Not only are the finished looks sustainable in that they feature only natural materials, but they also add value to previously underutilized resources. In the Faroe Islands, 70 to 80 percent of the economy stems from ocean products, so biomaterials like skin exist in abundance.
"In the end, the event was not a fashion event; it was a fish development event. The main aim of it was to develop our maritime sector in the North Atlantic area and prolong the marine value change into a fashion value chain," Jákup Sørensen, senior advisor at NORA and manager of The Blue Fashion Challenge, told mbg.
With this competition, NORA hopes to prove that ocean by-products can be used in a plethora of ways, especially as the demand for textiles continues to rise. And while wearing fish and sealskin products may not be so appealing to an animal lover, it's important to note that these creatures are never killed for their skin, and as it stands, now these skins are used as cheap fodder or discarded entirely.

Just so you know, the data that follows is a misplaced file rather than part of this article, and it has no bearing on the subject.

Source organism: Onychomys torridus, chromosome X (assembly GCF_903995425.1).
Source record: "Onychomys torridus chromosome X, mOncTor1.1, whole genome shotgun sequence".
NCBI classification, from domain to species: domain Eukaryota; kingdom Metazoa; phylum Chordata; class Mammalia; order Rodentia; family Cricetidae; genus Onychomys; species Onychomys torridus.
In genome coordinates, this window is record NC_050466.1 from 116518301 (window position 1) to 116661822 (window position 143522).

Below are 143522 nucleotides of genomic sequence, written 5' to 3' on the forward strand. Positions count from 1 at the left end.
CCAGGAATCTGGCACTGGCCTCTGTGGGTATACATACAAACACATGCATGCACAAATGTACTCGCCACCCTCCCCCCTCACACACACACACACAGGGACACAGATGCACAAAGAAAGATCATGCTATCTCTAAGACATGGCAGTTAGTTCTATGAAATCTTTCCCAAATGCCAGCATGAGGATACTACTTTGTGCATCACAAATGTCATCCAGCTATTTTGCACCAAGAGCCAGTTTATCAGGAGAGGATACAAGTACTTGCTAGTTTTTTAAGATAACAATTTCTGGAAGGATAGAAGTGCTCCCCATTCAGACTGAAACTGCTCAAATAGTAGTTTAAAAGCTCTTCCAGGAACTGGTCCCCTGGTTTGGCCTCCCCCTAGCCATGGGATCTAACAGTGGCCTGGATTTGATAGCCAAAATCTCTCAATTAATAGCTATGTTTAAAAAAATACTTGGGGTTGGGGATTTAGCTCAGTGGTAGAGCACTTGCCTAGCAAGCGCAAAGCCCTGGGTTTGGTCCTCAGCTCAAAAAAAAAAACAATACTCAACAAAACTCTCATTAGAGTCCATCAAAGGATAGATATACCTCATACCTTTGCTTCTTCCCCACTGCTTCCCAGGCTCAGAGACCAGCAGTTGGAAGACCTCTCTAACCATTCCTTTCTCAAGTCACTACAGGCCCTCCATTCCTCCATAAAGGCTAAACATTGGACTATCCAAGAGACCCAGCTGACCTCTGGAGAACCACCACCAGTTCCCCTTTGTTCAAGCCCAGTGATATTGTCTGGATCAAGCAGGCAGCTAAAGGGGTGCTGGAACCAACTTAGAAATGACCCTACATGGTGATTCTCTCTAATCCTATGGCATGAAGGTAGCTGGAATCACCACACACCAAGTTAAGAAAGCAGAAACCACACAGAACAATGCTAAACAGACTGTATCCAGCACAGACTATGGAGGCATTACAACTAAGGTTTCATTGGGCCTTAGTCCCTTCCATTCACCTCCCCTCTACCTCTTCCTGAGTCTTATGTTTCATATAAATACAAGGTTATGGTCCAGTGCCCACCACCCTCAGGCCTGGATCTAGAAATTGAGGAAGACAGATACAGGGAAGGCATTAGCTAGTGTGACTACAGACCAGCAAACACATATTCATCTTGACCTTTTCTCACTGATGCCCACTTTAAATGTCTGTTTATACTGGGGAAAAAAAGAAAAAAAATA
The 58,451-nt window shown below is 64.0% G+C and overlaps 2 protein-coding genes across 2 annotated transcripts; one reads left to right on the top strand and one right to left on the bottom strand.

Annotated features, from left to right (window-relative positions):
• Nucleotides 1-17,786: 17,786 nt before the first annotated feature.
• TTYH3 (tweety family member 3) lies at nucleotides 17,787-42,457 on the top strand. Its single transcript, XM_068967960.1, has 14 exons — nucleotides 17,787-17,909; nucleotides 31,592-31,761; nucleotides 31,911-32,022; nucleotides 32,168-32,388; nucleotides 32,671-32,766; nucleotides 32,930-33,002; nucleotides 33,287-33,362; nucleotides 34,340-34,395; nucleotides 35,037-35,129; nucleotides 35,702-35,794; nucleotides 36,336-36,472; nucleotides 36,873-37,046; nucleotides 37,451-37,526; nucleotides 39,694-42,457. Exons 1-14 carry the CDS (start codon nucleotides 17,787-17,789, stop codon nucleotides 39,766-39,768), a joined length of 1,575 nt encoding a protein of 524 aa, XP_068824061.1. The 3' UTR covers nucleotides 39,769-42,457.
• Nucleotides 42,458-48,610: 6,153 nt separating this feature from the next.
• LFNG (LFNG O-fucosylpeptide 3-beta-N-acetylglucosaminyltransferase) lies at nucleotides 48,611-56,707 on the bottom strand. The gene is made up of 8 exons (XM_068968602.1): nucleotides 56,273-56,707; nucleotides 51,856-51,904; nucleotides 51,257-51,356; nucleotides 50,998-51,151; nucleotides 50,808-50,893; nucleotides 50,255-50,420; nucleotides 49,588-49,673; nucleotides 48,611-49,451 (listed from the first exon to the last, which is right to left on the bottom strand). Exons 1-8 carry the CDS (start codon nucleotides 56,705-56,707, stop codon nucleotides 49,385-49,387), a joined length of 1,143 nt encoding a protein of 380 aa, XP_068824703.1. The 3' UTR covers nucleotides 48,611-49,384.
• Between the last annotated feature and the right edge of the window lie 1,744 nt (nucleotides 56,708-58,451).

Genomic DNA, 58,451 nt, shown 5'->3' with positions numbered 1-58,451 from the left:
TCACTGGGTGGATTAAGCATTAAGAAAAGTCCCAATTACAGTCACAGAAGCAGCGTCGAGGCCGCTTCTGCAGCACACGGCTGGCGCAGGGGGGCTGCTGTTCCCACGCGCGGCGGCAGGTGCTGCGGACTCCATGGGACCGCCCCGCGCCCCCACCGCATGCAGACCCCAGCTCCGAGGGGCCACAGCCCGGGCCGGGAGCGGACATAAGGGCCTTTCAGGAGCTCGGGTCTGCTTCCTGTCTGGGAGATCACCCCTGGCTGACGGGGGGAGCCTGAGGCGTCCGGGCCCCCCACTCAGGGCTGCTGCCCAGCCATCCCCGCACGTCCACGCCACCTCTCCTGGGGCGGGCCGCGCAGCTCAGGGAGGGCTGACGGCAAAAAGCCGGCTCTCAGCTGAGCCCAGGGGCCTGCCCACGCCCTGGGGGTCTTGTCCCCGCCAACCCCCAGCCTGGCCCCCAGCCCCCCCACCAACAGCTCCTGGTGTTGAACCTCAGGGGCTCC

"Our hope is this was the first small way to make these materials more mainstream," explains Sørensen. When asked about next steps, he said that it was time to take the resulting garments on the road as proof of concept. "The outfits and photos will go on a world tour, and NORA members will visit embassies to give a presentation about the possibilities."
He sees enormous potential for seaweed fashions in particular, envisioning vast seaweed farms replacing cotton ones. This challenge speaks to the fact that different regions need to tailor their sustainable efforts based on the natural resources they have in abundance. More than anything, though, it's a testament to human ingenuity sparking change from the ground (or ocean floor) up.
Think a seaweed dress is crazy? Check out these runway gowns made from kombucha.